Robert Louis Stevenson
Trusty, dusky, vivid, true,
With eyes of gold and bramble-dew,
Steel-true and blade-straight,
The great artificer
Made my mate.
Honour, anger, valour, fire;
A love that life could never tire,
Death quench or evil stir,
The mighty master
Gave to her.
Teacher, tender, comrade, wife,
A fellow-farer true through life,
Heart-whole and soul-free
The august father
Gave to me.
Ever since I discovered Robert Louis Stevenson's poetry during one lonely Long Vacation a few years ago (a discovery which can be helpfully charted via this blog here and here) I've kept a file of my favourites among his poems, for the purpose of posting them. This one is the last remaining, which I suppose tells you it's the least favourite of my favourites. That's not because I don't think it's as lovely as the others but because I find it so hard to believe that any man has ever loved a woman for the qualities described here: 'honour, anger, valour, fire', particularly. Nice thought, but...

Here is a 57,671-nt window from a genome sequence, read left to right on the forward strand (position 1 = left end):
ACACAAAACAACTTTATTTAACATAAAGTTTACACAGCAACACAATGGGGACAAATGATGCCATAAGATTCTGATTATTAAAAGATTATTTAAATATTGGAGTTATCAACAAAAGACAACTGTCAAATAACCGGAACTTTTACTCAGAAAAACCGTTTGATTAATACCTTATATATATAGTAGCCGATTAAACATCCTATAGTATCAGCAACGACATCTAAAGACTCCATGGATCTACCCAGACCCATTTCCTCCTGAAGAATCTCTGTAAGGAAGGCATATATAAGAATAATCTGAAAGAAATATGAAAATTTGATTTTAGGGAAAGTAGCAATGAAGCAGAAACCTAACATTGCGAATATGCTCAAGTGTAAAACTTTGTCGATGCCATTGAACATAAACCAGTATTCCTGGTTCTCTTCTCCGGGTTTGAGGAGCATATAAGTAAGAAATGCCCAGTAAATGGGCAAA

However, Stevenson was an unusual man in lots of ways - perhaps this was one of them.